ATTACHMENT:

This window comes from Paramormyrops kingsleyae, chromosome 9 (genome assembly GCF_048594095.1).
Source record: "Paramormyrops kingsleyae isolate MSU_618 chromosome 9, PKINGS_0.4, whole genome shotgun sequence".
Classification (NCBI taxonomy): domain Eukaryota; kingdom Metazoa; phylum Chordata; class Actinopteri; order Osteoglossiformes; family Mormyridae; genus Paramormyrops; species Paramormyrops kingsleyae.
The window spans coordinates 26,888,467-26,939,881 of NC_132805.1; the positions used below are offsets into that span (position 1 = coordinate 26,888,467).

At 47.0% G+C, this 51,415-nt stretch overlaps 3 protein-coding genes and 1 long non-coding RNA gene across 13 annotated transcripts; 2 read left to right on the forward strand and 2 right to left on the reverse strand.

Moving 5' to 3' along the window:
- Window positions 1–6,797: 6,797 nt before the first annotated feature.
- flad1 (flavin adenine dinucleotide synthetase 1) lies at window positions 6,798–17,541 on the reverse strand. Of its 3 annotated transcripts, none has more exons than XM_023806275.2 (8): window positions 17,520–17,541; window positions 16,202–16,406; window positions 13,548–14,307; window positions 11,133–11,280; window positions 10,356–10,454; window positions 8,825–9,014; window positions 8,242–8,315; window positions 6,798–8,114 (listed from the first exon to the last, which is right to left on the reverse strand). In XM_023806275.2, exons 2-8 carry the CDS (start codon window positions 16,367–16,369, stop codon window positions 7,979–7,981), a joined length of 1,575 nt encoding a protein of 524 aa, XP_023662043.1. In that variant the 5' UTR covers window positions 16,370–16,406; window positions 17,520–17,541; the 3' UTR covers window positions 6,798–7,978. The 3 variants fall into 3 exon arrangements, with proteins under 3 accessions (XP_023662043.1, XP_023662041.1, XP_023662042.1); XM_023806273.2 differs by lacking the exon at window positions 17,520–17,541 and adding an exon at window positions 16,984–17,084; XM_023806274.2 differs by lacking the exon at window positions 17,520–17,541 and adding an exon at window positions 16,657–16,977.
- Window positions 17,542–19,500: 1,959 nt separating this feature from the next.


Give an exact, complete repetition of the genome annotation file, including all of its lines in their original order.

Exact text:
This window comes from Paramormyrops kingsleyae, chromosome 9 (genome assembly GCF_048594095.1).
Source record: "Paramormyrops kingsleyae isolate MSU_618 chromosome 9, PKINGS_0.4, whole genome shotgun sequence".
Classification (NCBI taxonomy): domain Eukaryota; kingdom Metazoa; phylum Chordata; class Actinopteri; order Osteoglossiformes; family Mormyridae; genus Paramormyrops; species Paramormyrops kingsleyae.
The window spans coordinates 26,888,467-26,939,881 of NC_132805.1; the positions used below are offsets into that span (position 1 = coordinate 26,888,467).

At 47.0% G+C, this 51,415-nt stretch overlaps 3 protein-coding genes and 1 long non-coding RNA gene across 13 annotated transcripts; 2 read left to right on the forward strand and 2 right to left on the reverse strand.

Moving 5' to 3' along the window:
- Window positions 1–6,797: 6,797 nt before the first annotated feature.
- flad1 (flavin adenine dinucleotide synthetase 1) lies at window positions 6,798–17,541 on the reverse strand. Of its 3 annotated transcripts, none has more exons than XM_023806275.2 (8): window positions 17,520–17,541; window positions 16,202–16,406; window positions 13,548–14,307; window positions 11,133–11,280; window positions 10,356–10,454; window positions 8,825–9,014; window positions 8,242–8,315; window positions 6,798–8,114 (listed from the first exon to the last, which is right to left on the reverse strand). In XM_023806275.2, exons 2-8 carry the CDS (start codon window positions 16,367–16,369, stop codon window positions 7,979–7,981), a joined length of 1,575 nt encoding a protein of 524 aa, XP_023662043.1. In that variant the 5' UTR covers window positions 16,370–16,406; window positions 17,520–17,541; the 3' UTR covers window positions 6,798–7,978. The 3 variants fall into 3 exon arrangements, with proteins under 3 accessions (XP_023662043.1, XP_023662041.1, XP_023662042.1); XM_023806273.2 differs by lacking the exon at window positions 17,520–17,541 and adding an exon at window positions 16,984–17,084; XM_023806274.2 differs by lacking the exon at window positions 17,520–17,541 and adding an exon at window positions 16,657–16,977.
- Window positions 17,542–19,500: 1,959 nt separating this feature from the next.